The closer your activity is to a comparable for-profit business in terms of how frequently you’re open for business, the more likely your activity will be “regularly carried on” for UBI purposes.

What do you mean, the activity doesn’t further an exempt purpose?

This criterion often surprises people. To be “substantially related to an exempt purpose,” the activity itself has to help achieve the exempt purpose. The classic example is tuition for an educational institution. Education is one of the 501(c)(3) exempt purposes, so students enrolling and taking classes directly furthers the school’s purpose.

Here’s what gets people: fundraising activities do not “further an exempt purpose” even if all the money you raise is going to an exempt purpose. Let’s go back to the car wash example. Washing cars is not an exempt purpose. So, if you have a car wash fundraiser, that doesn’t “further an exempt purpose” even if every cent you raise goes to fund your organization’s exempt purposes.

Again, don’t forget that for the organization’s income to count as unrelated business income, it must meet all 3 of these requirements. And even then, there are exceptions.

Exceptions to Unrelated Business Income

So, let’s say that your organization does engage in some sort of money-making activity that meets all three requirements for unrelated business income. We’re not done yet! There might be an exception available. There are four big exceptions:

  • Volunteer labor: Your activity is run entirely by unpaid volunteers
  • Convenience of members: Your activity is carried on primarily for your members, students, patients, or employees–(examples from the regulations: leasing dormitory apartments to students of a college, school or hospital cafeterias, or hospital parking lot all fall under this exception)
  • Selling donated merchandise: Your activity involves selling merchandise which was donated or gifted to your organization
  • Bingo: Bingo should probably get its own post, but the exception applies in bingo games where you complete a pre-selected pattern on a card (5 in a row is most common) to determine a winner, and wagers are made, winners are determined, and prizes are awarded simultaneously.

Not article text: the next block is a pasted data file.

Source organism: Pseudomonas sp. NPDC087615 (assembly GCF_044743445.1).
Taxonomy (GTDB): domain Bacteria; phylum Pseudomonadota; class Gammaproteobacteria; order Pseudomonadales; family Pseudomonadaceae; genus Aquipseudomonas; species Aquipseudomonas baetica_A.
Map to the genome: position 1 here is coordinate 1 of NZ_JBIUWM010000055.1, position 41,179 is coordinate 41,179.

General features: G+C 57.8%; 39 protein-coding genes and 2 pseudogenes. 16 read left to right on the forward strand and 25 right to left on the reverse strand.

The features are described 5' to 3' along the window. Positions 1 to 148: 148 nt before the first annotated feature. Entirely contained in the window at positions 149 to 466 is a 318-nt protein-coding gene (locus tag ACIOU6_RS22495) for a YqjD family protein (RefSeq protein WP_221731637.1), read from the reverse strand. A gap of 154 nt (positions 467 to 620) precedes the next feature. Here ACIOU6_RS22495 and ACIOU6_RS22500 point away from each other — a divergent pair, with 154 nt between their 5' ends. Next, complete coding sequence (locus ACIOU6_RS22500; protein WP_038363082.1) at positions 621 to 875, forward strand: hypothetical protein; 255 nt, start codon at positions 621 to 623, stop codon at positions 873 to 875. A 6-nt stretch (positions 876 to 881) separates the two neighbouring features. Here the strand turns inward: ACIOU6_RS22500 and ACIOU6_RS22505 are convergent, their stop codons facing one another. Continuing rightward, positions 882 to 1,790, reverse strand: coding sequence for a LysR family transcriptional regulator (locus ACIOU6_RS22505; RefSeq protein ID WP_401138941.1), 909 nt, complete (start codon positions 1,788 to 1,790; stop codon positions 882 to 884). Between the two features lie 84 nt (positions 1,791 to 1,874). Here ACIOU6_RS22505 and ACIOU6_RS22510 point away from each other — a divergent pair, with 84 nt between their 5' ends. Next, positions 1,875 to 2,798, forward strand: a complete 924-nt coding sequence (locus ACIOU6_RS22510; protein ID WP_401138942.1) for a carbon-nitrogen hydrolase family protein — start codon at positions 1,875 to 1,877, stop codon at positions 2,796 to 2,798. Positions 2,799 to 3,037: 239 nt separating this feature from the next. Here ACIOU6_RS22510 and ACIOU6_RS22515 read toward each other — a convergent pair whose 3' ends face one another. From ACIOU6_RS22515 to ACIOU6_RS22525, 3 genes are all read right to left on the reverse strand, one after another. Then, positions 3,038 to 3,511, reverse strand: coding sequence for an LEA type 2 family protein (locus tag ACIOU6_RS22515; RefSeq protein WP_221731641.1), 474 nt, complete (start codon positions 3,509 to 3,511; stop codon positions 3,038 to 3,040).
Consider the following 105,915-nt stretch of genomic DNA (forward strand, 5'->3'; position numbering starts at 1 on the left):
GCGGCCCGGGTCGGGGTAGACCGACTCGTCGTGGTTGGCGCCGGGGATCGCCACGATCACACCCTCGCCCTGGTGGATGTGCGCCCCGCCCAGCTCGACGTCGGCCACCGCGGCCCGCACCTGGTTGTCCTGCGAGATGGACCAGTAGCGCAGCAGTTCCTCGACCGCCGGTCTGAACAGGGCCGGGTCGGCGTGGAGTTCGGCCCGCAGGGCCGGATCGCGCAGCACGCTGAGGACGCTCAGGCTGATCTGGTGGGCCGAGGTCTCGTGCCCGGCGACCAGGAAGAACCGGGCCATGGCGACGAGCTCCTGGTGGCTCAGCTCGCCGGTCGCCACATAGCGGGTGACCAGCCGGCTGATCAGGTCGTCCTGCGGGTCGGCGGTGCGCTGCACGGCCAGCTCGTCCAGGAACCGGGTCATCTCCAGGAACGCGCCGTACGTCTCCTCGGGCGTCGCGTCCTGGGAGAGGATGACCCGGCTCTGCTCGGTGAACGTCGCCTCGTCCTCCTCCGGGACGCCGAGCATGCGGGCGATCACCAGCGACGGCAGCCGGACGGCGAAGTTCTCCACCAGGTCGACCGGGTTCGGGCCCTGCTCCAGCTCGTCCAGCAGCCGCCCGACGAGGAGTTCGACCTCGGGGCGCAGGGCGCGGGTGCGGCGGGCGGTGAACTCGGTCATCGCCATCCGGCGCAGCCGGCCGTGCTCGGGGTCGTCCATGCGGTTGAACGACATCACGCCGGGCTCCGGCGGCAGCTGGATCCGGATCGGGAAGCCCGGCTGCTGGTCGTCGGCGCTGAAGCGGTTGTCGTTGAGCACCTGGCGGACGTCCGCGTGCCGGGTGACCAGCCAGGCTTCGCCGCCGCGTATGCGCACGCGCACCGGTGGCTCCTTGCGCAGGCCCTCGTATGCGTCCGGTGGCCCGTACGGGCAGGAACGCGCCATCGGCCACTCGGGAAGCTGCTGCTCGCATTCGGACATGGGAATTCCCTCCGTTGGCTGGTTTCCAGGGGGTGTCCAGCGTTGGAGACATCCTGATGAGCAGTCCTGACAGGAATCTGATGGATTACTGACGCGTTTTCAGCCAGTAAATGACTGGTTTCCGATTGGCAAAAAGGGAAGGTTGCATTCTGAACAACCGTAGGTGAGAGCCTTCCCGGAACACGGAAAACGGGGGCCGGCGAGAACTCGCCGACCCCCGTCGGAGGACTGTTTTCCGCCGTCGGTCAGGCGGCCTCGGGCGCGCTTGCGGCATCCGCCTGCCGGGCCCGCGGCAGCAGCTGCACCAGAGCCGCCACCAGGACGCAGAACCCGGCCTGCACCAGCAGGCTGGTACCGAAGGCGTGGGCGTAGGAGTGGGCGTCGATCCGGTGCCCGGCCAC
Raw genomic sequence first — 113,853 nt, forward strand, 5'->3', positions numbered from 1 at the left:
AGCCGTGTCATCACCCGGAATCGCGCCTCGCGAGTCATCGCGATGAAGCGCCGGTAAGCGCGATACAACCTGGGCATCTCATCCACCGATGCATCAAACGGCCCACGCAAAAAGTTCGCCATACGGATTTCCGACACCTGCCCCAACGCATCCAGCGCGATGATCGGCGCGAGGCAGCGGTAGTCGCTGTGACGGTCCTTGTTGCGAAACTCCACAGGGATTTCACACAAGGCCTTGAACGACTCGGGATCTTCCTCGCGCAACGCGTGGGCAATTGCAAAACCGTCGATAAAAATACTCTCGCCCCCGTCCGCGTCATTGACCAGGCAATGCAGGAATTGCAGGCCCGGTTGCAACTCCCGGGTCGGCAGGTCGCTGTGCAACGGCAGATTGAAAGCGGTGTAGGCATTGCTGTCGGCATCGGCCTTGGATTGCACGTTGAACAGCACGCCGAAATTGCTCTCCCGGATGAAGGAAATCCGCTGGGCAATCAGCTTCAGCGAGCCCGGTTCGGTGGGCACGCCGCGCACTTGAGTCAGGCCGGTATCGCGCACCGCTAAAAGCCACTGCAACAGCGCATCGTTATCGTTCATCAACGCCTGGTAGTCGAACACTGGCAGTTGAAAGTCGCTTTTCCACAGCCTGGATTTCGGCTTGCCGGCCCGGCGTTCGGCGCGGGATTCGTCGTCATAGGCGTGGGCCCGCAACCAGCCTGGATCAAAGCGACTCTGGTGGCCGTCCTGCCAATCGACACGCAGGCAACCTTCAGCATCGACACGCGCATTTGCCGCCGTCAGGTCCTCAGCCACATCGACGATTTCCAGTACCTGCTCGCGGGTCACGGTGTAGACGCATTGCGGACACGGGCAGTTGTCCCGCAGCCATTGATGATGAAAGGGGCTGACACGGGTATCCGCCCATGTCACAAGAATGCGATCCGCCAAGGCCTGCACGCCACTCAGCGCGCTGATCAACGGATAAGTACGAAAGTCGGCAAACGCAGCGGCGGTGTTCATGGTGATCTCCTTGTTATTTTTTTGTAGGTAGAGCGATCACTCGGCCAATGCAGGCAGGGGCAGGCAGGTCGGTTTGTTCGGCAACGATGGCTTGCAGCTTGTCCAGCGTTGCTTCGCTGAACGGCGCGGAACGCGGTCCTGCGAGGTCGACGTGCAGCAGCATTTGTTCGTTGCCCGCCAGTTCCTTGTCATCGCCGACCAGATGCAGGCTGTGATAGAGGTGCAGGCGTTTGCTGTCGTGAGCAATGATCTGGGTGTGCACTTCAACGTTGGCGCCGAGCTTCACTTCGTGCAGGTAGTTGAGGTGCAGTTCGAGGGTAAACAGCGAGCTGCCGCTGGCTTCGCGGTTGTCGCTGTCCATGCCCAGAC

One more thing about bingo: don’t forget that bingo games may be regulated by your state or local government! You may need to apply for permits or register–or you might not be able to do it at all.

In addition to those exceptions,

Unrelated business income is an easy issue to miss–every time you consider a new fundraising activity, you should always take a moment to consider if this activity will create UBI for your organization.

Documentation Requirements for Donors Making Donations of $250 or More

Note: An earlier version of this post originally appeared on my firm’s website, You can read the the post about $250 contributions here, and the post about $75 contributions here. I have updated and revised both posts for posting here. Enjoy!

If you run a 501(c)(3) organization, one of the important benefits your donors enjoy is the ability to deduct their contributions on their taxes. In certain cases, the IRS requires the organization receiving the donation to provide donors with written acknowledgements of the contribution. It’s not difficult, but it is critically important for your donors.

There are two situations that require written acknowledgement from charities:

  • Any contribution of $250 or more, and
  • A contribution of $75 or more when the donor receives goods or services in exchange.

Contributions of $250 or More

If a donor makes a single donation of at least $250 to your organization, the donor needs a contemporaneous written acknowledgement of the contribution. The acknowledgement must contain:

  • The name of your organization;
  • If any money was contributed, the amount of money donated;
  • If there was a non-cash contribution, a description of the contribution (but you need not provide the value);
  • If no goods or services were received by the donor, a statement saying that;
  • If goods or services were received by the donor (more on that in a moment), a description and a good faith estimate of the value of the goods or services; and
  • If only intangible religious benefits were received by the donor, a statement saying that.

What is “contemporaneous?” You don’t actually have to provide the acknowledgement immediately–it’s “contemporaneous” as long the donor receives it before the donor files his or her tax return or the due date (plus extensions) for filing the tax return. Because taxpayers may still be getting W-2s through the end of January, January 31 of the year following the year of the contribution is about as late as I’d want to wait.